El-Mowafy, Hamed Zeidan

4

Discharge and fluvial sediment transport in a semi-arid high mountain catchment, Agua Negra, San Juan, Argentina  

Microsoft Academic Search

The measurements of discharge and fluvial sediment transport carried out in a semi-arid catchment of the High Andes of Cuyo\\u000a show that the concentration of suspended sediment increases as the catchment area becomes larger, whereas the discharge shows\\u000a only a minimal increase further downstream or even a decrease in certain parts, due to the high rates of seepage and evaporation.

Dietrich Barsch; Hans Happoldt; Roland Mäusbacher; Lothar Schrott; Gerd Schukraft

1994-01-01

5

Understanding the Fluvial Critical Zone  

NASA Astrophysics Data System (ADS)

Geomorphological modelling has evolved significantly the representation of the link between river morphology, flow processes and sediment transport; notably recently, with an emphasis upon the interactions between vegetation dynamics and morphodynamics. Nevertheless, vegetation dynamics have tended to be treated as a simplistic "black box" in which time replaces the more complex underlying processes. Thus, riparian vegetation dynamics not only result from interactions between surface-flow, topography and vegetation resistance to disturbance, but also soil development within the fluvial zone, which affects nutrient and water supply. More generally labeled the critical zone, there is a lack of considering the "critical fluvial zone" in geomorphological models. Understanding the key drivers of this system, thus the processes interrelating vegetation, topography, soil (formation), subsurface- and surface-flow, are crucial to understand how riverine landscapes respond to increasing human pressure and to climate change. In this poster, we consider the likely nature of a braided river critical fluvial zone. Braided rivers in deglaciated forelands provide an opportunity to study the fluvial critical zone due to their dynamic properties, the restricted physical size, the simple ecosystems and the space-for-time relation caused by glacier retreatment after the "Little Ice Age". The poster aims to commence a discussion on the fluvial critical zone, showing first results about: a) the system understanding of a braided river set in a recently deglaciated alpine foreland; b) methodological approaches to quantify the identified interrelating key processes; c) how quantitative understanding can be integrated into fluvial geomorphological modelling.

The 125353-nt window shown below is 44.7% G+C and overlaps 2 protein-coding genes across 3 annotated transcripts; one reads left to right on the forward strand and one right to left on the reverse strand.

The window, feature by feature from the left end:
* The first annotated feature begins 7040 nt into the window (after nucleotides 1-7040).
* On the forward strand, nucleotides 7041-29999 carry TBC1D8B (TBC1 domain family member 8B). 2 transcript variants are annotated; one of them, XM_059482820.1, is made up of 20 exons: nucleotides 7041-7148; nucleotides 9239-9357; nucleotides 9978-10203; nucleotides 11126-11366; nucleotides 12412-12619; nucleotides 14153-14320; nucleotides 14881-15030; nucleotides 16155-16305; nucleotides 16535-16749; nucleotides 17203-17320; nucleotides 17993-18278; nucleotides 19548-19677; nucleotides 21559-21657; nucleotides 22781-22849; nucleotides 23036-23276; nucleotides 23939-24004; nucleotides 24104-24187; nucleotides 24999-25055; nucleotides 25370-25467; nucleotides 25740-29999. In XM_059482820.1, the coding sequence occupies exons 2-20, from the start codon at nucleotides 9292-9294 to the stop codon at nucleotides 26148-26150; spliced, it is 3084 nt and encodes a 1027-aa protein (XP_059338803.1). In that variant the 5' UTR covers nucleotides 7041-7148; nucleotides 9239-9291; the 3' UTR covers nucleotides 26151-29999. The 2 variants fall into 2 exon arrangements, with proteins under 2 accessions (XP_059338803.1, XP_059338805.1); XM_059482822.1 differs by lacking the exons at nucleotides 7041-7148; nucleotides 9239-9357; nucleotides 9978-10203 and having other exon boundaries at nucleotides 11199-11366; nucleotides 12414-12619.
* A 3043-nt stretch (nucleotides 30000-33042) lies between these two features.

Bätz, N.; Lane, S. N.; Temme, A. J. A. M.; Lang, F.

2012-04-01

6

Fluvial sediment in Ohio  

USGS Publications Warehouse

Characteristics of fluvial sediment in Ohio streams and estimates of sediment yield are reported. Results are based on data from several daily record stations and 5 years of intermittent record from a 38-station network. Most of the sediment transported by Ohio streams is in suspension. Mean annual bedload discharge, in percentage of mean annual suspended-sediment discharge, is estimated to be less than 10 percent at all but one of the sediment stations analyzed. Duration analysis shows that about 90 percent of the suspended sediment is discharged during 10 percent of the time. Concentration of suspended sediment averages less than 100 milligrams per liter 75 percent of the time and less than 50 milligrams per liter 50 percent of the time. Suspended sediment in Ohio streams is composed mostly of silt and clay. Sand particle content ranges from 1 to 2 percent in northwestern Ohio to 15 percent in the east and southeast. Sediment yields range from less than 100 tons per square mile per year (35 tonnes per square kilometer per year) in the northwest corner of Ohio to over 500 tons per square mile per year (17,5 tonnes per square kilometer per year) in the southern part, in Todd Fork basin, lower Paint Creek basin, and the Kentucky Bluegrass area. Yield from about 63 percent of Ohio's land area ranges from 100 to 200 tons per square mile per year (35 to 70 tonnes per square kilometer per year).

Anttila, Peter W.; Tobin, Robert L.

1978-01-01

7

What is a fluvial levee?  

Microsoft Academic Search

Fluvial levees are elevated partitions between channels and floodplains. Because of their character and position, levees may provide critical controls on, and insights into, geomorphic processes that determine the distribution of water and sediment within river systems. Few studies have analysed the character, distribution, sedimentology and processes that form levees in modern depositional environments. Characterisation of levee deposits from the

Gary J. Brierley; Rob J. Ferguson; Ken J. Woolfe

1997-01-01

8

Meandering: fluvial versus tidal. (Invited)  

NASA Astrophysics Data System (ADS)